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Profile of The Month: Nurdini Prihastiti of Dama Kara

Nurdini Prihastiti of Dama Kara

On the occasional event celebrating International Women's Day, we chatted with Nurdini Prihastiti, founder of Dama Kara, a batik brand from Bandung which was only founded in 2020 but has already attracted the attention of many people through its beautiful and contemporary batik products. 

Q:Can you tell us a little about your background?
A: Hello, my name is Dini, I graduated from IPB S1 majoring in communication and community development. I once worked for a large company in Indonesia for 3 years. Until finally, I entered the phase of wanting to do something more for other people. I feel like this because throughout my life I have had a lot of help from good people. So I thought why not just create a business that can help other people's lives.

Q: Interesting. So how did you end up starting Dama Kara?
A: There's a tragedy behind it. So my business with my husband before starting Dama Kara was in the garment business, providing clothes for companies. Our focus was of course business-to-business. In 2019, we sent clothes to one of our big clients in Kalimantan. Unexpectedly, the ship carrying our goods caught fire in the Masalembo Sea. This caused huge losses to our company. So, from this incident, we became self-reflective, "Have we done a lot of good things in our lives?" So I came up with the idea of what if we created a brand that could be useful for many people.

Nurdini Prihastiti of Dama Kara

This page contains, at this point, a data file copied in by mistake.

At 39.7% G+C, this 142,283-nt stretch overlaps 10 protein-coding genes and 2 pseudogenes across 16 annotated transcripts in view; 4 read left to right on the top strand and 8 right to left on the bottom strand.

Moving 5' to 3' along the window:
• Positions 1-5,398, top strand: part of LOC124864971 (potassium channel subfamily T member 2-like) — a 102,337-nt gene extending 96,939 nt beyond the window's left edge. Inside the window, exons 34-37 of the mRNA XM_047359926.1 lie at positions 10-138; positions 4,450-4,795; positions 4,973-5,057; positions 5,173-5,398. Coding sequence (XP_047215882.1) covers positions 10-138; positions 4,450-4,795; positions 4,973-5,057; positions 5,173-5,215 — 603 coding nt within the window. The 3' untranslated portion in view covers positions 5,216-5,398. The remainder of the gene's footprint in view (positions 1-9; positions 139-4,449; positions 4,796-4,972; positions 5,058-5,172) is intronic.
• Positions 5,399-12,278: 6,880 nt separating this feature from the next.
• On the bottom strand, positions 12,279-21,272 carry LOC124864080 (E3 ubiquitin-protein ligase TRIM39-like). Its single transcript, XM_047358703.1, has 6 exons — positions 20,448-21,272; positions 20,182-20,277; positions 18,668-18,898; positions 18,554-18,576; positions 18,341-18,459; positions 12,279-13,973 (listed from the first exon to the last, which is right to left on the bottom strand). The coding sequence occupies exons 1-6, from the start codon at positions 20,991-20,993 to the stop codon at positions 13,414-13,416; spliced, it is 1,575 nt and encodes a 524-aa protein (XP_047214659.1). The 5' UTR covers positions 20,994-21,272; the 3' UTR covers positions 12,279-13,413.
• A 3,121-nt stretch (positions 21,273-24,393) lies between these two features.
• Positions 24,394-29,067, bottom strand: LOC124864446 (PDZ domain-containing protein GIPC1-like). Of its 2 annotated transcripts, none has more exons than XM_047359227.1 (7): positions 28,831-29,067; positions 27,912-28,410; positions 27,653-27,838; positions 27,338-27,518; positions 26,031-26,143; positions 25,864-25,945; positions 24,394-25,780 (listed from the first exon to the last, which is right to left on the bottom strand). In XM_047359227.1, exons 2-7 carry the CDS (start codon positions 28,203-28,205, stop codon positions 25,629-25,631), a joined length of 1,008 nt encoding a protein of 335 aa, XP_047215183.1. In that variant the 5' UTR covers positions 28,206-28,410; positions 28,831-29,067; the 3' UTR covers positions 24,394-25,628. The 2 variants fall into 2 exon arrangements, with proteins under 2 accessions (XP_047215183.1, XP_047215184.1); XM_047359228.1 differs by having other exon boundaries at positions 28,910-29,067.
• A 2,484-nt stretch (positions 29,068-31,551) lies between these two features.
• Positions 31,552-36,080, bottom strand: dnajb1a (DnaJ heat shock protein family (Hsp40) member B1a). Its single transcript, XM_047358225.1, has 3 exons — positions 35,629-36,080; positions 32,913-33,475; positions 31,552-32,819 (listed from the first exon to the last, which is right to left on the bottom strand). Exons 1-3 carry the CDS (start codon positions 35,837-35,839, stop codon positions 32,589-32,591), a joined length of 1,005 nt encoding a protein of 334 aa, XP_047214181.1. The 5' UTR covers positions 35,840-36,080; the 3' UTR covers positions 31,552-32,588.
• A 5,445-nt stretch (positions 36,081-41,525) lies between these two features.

Q: So when the idea for the brand came up, there was still no Dama Kara name yet?
A: Right, we still didn't know what we wanted to make exactly. However, we knew for sure that the brand operates in the clothing sector because we already have the knowledge and the resources. Because my basic education is in communication and community development, I tried doing research. Until finally I got literature about Irish Grace, an autistic child from England. So, her family provided image therapy so that Irish Grace could express herself. The resulting drawings were recognized by the art curators there as good and unique. From there, we tried to reach out to the Our Dream Indonesia community and we saw their results. So, we intended to embrace the community of autistic children in Indonesia so that they have space to create.

Q: Then why does it have to be applied to Batik?
A: Initially we wanted to directly apply children's drawings to direct clothing motifs. However, after we asked around the clothing factory, it turned out that making our own and different motifs like this would cost quite a lot. Not coming in with our capital. So in the end, we thought about making the main product first which could ultimately support our goal of empowering children with special needs. The idea for batik itself came when we visited Solo. It's a bit sad to see that the craftsmen there are already old, the enthusiasm of young people is lacking. So we were inspired to help preserve it by making batik our main product.

Nurdini Prihastiti of Dama Kara

Q: I personally really like the Dama Kara batik motif. Where did the idea for these motifs come from?